Toronto’s Corus Entertainment has joined a new media industry group working together to create better social video metrics.
Measurement of social video has long been a pain point for marketers and their agency partners, largely due to a lack of shared metrics across the industry. The Global Video Measurement Alliance (GVMA) launched in January with the express intent of correcting that problem by establishing performance metrics to evaluate the global reach and engagement of online video publishers.
Dervla Kelly, senior vice-president of marketing for Corus and head of the company’s social digital agency so.da, says that clients are increasingly seeking standardized and more “formal” metrics that go beyond the traditional vanity metrics.
“Before, we could get away with not having them, [but] clients are demanding these types of business-style metrics now,” says Kelly, noting that the introduction of standardized metrics is “long overdue.”
Along with Corus, Viacom and Ellen Digital Network (which generates more than 1 billion monthly views) have also joined the group, which includes founding members Vice, BuzzFeed and Group Nine.
The GVMA initiative is spearheaded by the San Francisco-based social analytics firm Tubular Labs, which claims to analyze one trillion video views each month.
Along with introducing the newest members Friday, Tubular Labs unveiled two new cross-platform reach and engagement metrics: de-duplicated unique viewers, and minutes watched.
Howard Shimmel, former chief research officer at Turner and the president of Janus Strategy & Insights, said in a release that the new metrics represent the first move towards parity with websites—which have long been able to supply these types of metrics—by social video.
At the moment, performance metrics can vary widely by platform. The GVMA says it is developing time-based thresholds that will enable media companies and brands to equate those views, saying they will represent “a big step forward” in unifying global content measurement.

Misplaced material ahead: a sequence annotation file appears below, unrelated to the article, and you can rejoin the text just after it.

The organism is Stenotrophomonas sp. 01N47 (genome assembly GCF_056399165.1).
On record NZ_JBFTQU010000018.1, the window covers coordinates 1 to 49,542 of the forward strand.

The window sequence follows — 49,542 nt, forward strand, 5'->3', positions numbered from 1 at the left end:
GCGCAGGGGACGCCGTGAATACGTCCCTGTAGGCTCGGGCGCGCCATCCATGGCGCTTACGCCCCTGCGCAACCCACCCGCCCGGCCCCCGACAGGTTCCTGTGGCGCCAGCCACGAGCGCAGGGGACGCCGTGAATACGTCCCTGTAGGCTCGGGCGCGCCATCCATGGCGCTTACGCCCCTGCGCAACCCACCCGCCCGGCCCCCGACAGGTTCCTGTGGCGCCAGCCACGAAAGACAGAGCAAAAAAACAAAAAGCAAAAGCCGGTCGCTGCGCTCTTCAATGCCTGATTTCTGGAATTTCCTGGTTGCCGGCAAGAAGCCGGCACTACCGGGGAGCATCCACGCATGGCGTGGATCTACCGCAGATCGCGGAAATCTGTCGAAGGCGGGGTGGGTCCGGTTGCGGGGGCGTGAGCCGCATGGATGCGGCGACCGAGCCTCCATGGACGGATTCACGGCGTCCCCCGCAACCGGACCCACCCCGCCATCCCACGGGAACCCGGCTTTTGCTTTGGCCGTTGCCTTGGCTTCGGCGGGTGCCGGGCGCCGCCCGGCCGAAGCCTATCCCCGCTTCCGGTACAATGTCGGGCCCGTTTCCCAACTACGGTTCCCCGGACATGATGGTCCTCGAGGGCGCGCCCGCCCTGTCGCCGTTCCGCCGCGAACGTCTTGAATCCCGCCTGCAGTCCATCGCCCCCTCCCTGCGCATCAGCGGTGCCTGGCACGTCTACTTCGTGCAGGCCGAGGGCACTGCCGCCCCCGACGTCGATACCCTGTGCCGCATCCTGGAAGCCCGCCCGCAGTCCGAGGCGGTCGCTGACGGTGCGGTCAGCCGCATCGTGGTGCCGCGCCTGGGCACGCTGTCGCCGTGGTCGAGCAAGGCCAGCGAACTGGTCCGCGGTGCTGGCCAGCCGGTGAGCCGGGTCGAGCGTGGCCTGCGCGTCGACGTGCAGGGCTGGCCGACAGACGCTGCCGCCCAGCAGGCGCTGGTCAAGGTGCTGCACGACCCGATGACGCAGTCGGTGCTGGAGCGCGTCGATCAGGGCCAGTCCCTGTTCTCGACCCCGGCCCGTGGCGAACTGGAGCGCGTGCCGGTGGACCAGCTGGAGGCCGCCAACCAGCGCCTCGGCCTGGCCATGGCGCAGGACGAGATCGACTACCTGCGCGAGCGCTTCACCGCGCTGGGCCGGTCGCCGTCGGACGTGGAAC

Introducing the GVMA earlier this year, Tubular Labs founder and CEO Rob Gabel said that a lack of measurement transparency is holding back the industry from investing in video at scale, leaving billions of dollars on the table. “We need 21st century measurement solutions to address these problems, modernizing the approach and execution around video campaigns,” said Gabel.
Gabel said that measurement has failed to keep pace with a modern media landscape that involves an increasing amount of time spent with video, as well as the advent of “millions of meaningful creators, publishers and brands” and truly global audiences.
Writing for Forbes earlier this year, TV, broadcast and digital expert/author Alan Wolk called this lack of standardization one of the “Four Horsemen of the Digital Ad Apocalypse,” alongside fraud, brand safety and viewability. He said that standardization would be “a necessary step” for publishers to regain advertisers’ trust.
Speaking with The Drum, Vice’s president of digital Josh Cogswell said that the existing measurement solutions fail to adequately measure the types of KPIs that brands are increasingly interested in.
The GVMA was first announced in January, with participants spending the past several months in closed-door meetings, reviewing technical challenges and developing content measurement solutions in tandem with Tubular Labs’ data science and engineering teams.
The move comes as social video content shows no sign of slowing, despite any advertiser unease.
Kelly says that so.da alone is posting as many as 1,500 pieces of content each week for clients including Cheerios, Nature Valley and Old El Paso.
Its social video efforts include #OneDirtyDish sponsored by Knorr and #DestinationDishes sponsored by CIBC Aventura.
“That just gives us a huge repository of data to really deeply understand what’s performing and what’s working, what drives the algorithms and the ability to integrate advertisers into our content,” she says.
So.da currently has nine social AOR accounts, says Kelly, reflecting the growing importance of social video in overall marketing strategy. “They have to [create] a lot of content—weekly if not daily,” she says. “That’s a pretty significant investment for brands.
“And you not only need the video team, but a deep understanding and knowledge of what is happening in the space so you don’t have to pay to play.”